Presentation 2: SPECT and PET Detector Technologies
Dennis R. Schaart
Applied Sciences, Delft University of Technology, Delft, Netherlands

Learning Objectives:

  • To obtain a basic understanding of the physical principles of radiation detection
  • To learn the essential principles of inorganic scintillators and their most important properties
  • To acquire basic knowledge of photosensors and readout electronics relevant to radiation detection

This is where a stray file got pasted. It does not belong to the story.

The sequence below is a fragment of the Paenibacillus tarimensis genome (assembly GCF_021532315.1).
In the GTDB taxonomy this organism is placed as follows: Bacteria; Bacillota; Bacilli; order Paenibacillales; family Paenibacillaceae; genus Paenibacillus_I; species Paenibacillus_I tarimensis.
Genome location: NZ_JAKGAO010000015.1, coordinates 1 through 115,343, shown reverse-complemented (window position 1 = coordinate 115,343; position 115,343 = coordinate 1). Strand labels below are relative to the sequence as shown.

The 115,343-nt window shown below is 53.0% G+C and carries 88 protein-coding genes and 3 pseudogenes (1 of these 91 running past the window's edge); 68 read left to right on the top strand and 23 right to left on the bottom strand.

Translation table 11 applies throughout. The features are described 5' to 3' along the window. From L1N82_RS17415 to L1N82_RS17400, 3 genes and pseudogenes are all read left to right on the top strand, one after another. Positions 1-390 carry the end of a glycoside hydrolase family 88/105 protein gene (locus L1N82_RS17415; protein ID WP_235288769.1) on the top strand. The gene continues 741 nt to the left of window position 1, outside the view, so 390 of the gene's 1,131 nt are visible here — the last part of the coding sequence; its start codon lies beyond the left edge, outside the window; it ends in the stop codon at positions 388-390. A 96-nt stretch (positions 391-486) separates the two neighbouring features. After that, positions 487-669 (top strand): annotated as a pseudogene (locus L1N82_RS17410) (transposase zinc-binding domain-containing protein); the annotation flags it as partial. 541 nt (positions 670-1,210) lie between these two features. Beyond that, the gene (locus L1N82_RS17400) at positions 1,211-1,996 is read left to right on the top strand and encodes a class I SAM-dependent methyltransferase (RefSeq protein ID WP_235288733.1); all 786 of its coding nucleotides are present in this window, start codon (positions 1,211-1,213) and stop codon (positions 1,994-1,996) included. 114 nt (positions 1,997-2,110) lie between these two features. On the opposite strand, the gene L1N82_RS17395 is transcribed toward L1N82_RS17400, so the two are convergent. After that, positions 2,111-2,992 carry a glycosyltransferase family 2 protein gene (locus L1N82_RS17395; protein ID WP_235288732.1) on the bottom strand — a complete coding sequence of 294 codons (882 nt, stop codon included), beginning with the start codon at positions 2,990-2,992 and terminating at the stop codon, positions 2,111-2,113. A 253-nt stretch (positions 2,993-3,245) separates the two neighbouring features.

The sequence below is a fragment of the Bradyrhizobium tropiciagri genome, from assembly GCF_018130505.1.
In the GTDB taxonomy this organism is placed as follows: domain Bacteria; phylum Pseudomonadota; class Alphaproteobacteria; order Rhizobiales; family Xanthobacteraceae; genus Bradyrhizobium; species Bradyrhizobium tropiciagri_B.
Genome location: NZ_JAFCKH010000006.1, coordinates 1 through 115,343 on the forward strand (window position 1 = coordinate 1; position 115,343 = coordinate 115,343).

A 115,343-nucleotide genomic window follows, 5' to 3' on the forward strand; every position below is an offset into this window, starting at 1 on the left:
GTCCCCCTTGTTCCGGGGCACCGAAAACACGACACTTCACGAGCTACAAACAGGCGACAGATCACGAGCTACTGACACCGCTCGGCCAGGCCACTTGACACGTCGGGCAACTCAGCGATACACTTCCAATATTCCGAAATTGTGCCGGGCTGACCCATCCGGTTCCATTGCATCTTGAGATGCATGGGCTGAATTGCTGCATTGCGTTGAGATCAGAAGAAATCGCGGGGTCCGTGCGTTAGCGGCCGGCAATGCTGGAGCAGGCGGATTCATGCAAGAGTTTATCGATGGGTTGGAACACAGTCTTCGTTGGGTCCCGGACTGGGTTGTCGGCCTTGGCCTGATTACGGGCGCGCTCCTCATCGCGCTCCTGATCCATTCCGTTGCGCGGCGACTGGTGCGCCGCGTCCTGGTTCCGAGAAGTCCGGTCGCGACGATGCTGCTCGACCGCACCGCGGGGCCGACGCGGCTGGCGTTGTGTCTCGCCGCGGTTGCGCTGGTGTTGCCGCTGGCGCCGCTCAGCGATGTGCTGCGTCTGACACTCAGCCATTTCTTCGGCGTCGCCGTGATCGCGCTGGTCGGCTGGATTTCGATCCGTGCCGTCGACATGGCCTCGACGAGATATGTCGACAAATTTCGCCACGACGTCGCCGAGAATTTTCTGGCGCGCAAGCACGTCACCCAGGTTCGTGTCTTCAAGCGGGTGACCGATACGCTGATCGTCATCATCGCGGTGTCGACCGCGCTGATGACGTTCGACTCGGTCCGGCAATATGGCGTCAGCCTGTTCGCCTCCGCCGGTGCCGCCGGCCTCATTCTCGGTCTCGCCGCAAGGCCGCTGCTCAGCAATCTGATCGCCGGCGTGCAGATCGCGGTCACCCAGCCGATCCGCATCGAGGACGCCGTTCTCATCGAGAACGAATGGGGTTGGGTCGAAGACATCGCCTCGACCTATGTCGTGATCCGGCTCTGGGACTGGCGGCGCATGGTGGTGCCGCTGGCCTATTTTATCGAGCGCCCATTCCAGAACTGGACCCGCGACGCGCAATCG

This lecture provides a basic introduction into the physical principles of the detection of gamma radiation in nuclear medicine imaging (preclinical PET and SPECT in particular). The emphasis lies on scintillation detectors, which are the most commonly applied type of detector. The interaction of the gamma quanta with the scintillation material forms the basis for the signal formation. Therefore, a basic understanding of the different types of interaction that may occur is required to understand the operation and performance of a scintillation detector. Furthermore, the physics underlying the conversion of the energy of a gamma quantum into scintillation photons will be briefly discussed. The next step in the detection chain is the conversion of the relatively weak light signal emitted by the scintillator into an electronic signal by means of a photosensor. An important aspect of detector design is the optimization of the crystal-photosensor geometry in order to achieve a good balance between multiple and often conflicting requirements on the detector performance at reasonable costs. The classical and still most widely used photosensor is the photomultiplier tube (PMT). For a long time, the relatively large internal gain and low noise of these devices made them the first, if not only, choice for the detection of very small amounts of light, down to the single photon level. However, advances in semiconductor technology have recently given birth to several new types of low-level light sensor, some of which have distinct advantages compared to PMTs for certain applications. Examples include avalanche photodiodes (APDs) and silicon photomultipliers (SiPMs). These solid state devices enable new crystal-sensor geometries, as well as new combinations of imaging modalities such as PET and MRI in highly integrated multimodality systems. For optimum detector performance, the use of dedicated front-end electronics, adapted to the specific properties of the scintillator-photosensor combination, is paramount. The readout electronics and data acquisition (DAQ) architecture furthermore need to be tailored to the imaging modality and application, as the corresponding requirements may vary greatly. The overall detector performance, expressed in terms of parameters such as spatial resolution, energy resolution, timing resolution, and detection efficiency, is the result of the design choices made with respect to each of the above components making up the detection chain (scintillation material, photosensor, detector geometry, electronics). Since the performance of the detectors impose ultimate limits on the image quality achievable with any scanner, it is not surprising that many research groups work on new and better detectors. Some of these recent developments will be briefly highlighted in this lecture.